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BidOkee lets you pay it forward

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When your crowdfunding campaign succeeds, it will be because of the network of concentric circles you built around your friends and family, stretching out to people who may not know you but who are inspired by your idea.

When your campaign ends, your community doesn’t have to.

At the beginning of crowdfunding, when there were far fewer campaigns, there was a possibility of being “discovered.” Even then, having existing social capital – networks that can be mobilized through online sharing – was crucial to success. Now it is one of the only avenues through which campaigns can succeed (unless it is one of the rare campaigns to receive national media attention). As “discoverability” has ceased to be something the mega-sites can offer, their only value now is as a medium, as a platform, even with all their associated faults.

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BidOkee encourages sharing – not competition

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In 2012, more than one million individual crowdfunding campaigns were established globally.

As the industry grows, so does the number of campaigns – and less than 50,000 of new start-ups receive venture capital funding annually, because most funding goes to established companies. That leaves the other 99.5% to seek funding from friends, family, crowdfunding or angel investors.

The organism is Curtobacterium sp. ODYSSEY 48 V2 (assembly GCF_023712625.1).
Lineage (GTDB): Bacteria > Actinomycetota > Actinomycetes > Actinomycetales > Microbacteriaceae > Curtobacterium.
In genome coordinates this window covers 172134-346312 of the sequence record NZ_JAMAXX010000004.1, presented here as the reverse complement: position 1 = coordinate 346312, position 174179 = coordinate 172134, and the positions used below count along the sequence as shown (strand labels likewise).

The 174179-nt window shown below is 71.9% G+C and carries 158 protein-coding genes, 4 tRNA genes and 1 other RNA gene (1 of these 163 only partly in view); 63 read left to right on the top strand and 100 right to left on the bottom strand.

When you launch a campaign on a conventional crowdfunding mega-site, you are instantly in competition with every other campaign on the site – and all of the additional campaigns that will get listed in future. The more the industry grows, the less relevant your campaign becomes.

Not only that, but Fortune 500 firms are actively experimenting with crowdfunding as a product launch and testing platform, further pushing out the small players. UC Berkeley is actually looking into providing courses for corporate executives wanting to launch crowdfunding campaigns. As a result, traditional crowdfunding platforms, and the industry as a whole, are becoming very crowded, with more and more competition. The bar for getting attention for your campaign is rising for small new start-ups. The cost and effort to successfully execute large campaigns is becoming prohibitive for entrepreneurs. The bigger the crowdfunding site, the less a small start-up can compete. This is counter to the whole notion of crowdfunding, which was supposed to assist start-ups penetrate the vast expanse of the marketplace.

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DIY Crowdfunding: BidOkee lets you own your site

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In today’s world, especially because of Millennials who are behind many of the one million start-ups each year, customer and user empowerment is shaping entire industries. The technology revolution is about empowering the individual to take control of their environment.

Mobile technology provides instantaneous freedom that empowers the individual – such as our smartphones and tablets, which are replacing desktops and laptops and which may one day themselves be replaced by wearable gadgets.

The advent of social media has transformed media altogether, providing an immediate outlet to millions of people to create success stories overnight or, on the other hand, ravaging people and companies just as quickly. The power of instantaneous communities is shaping politics and creating revolutions.